Radiocarbon dating and evolution computer dating for dogs
Half-life of Carbon-14: Radiometric dating is a technique used to date materials such as rocks or carbon, usually based on a comparison between the observed abundance of a naturally occurring radioactive isotope and its decay products, using known decay rates.
The half-life of carbon-14 is 5,730 years, so carbon dating is only relevant for dating fossils less than 60,000 years old.
There are several different methods for estimating the ages of fossils, including: Paleontologists rely on stratigraphy to date fossils.
Stratigraphy is the science of understanding the strata, or layers, that form the sedimentary record.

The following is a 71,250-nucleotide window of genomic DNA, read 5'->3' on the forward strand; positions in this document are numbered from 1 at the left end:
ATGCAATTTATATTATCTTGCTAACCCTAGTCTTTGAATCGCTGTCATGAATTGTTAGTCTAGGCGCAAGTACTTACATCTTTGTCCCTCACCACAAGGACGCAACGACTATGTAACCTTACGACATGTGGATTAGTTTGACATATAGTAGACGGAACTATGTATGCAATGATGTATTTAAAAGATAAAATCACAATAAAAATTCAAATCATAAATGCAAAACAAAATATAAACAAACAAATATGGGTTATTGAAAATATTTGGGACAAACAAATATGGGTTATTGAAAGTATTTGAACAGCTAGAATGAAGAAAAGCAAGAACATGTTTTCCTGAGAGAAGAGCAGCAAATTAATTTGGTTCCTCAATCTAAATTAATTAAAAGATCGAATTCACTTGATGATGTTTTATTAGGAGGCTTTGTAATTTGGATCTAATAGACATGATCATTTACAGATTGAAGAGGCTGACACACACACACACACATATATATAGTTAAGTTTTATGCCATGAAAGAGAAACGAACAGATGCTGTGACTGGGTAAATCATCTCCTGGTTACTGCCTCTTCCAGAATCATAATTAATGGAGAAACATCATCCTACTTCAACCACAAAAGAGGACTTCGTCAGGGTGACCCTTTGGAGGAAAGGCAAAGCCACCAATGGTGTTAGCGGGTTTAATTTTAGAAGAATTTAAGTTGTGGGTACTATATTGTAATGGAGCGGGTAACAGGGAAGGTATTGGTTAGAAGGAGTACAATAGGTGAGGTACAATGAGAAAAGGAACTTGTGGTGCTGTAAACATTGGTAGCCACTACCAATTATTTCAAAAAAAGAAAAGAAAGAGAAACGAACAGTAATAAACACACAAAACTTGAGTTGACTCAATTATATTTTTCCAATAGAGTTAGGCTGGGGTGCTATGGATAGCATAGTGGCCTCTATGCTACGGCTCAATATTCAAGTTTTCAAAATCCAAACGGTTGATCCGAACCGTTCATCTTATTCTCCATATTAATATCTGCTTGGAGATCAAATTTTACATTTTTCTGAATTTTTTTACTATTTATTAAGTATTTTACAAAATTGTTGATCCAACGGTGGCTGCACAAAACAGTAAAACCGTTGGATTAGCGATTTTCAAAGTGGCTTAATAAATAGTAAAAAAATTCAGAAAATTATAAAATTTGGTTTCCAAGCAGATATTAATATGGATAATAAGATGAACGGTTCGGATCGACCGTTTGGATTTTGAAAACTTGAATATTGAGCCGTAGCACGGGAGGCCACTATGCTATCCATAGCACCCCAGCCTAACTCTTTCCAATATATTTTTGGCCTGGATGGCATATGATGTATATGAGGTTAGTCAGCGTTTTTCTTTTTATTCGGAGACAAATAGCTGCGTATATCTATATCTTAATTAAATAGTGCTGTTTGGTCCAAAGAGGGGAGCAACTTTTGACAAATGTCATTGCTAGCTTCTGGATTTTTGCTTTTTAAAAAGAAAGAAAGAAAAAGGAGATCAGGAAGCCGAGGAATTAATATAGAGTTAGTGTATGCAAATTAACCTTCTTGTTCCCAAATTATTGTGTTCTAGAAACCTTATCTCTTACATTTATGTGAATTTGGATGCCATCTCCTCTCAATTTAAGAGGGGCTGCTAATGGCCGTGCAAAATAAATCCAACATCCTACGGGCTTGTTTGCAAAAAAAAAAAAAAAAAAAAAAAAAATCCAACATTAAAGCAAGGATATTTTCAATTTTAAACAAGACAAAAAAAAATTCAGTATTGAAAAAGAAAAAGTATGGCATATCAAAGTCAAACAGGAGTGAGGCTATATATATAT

For example, if fossils of B date to X million years ago and the calculated “family tree” says A was an ancestor of B, then A must have evolved earlier.
Atoms are made up of much smaller particles called protons, neutrons, and electrons.
Note that, contrary to a popular misconception, carbon dating is not used to date rocks at millions of years old.
Before we get into the details of how radiometric dating methods are used, we need to review some preliminary concepts from chemistry.
Together with stratigraphic principles, radiometric dating methods are used in geochronology to establish the geological time scale.
Beds that preserve fossils typically lack the radioactive elements needed for radiometric dating (” radiocarbon dating ” or simply “carbon dating”).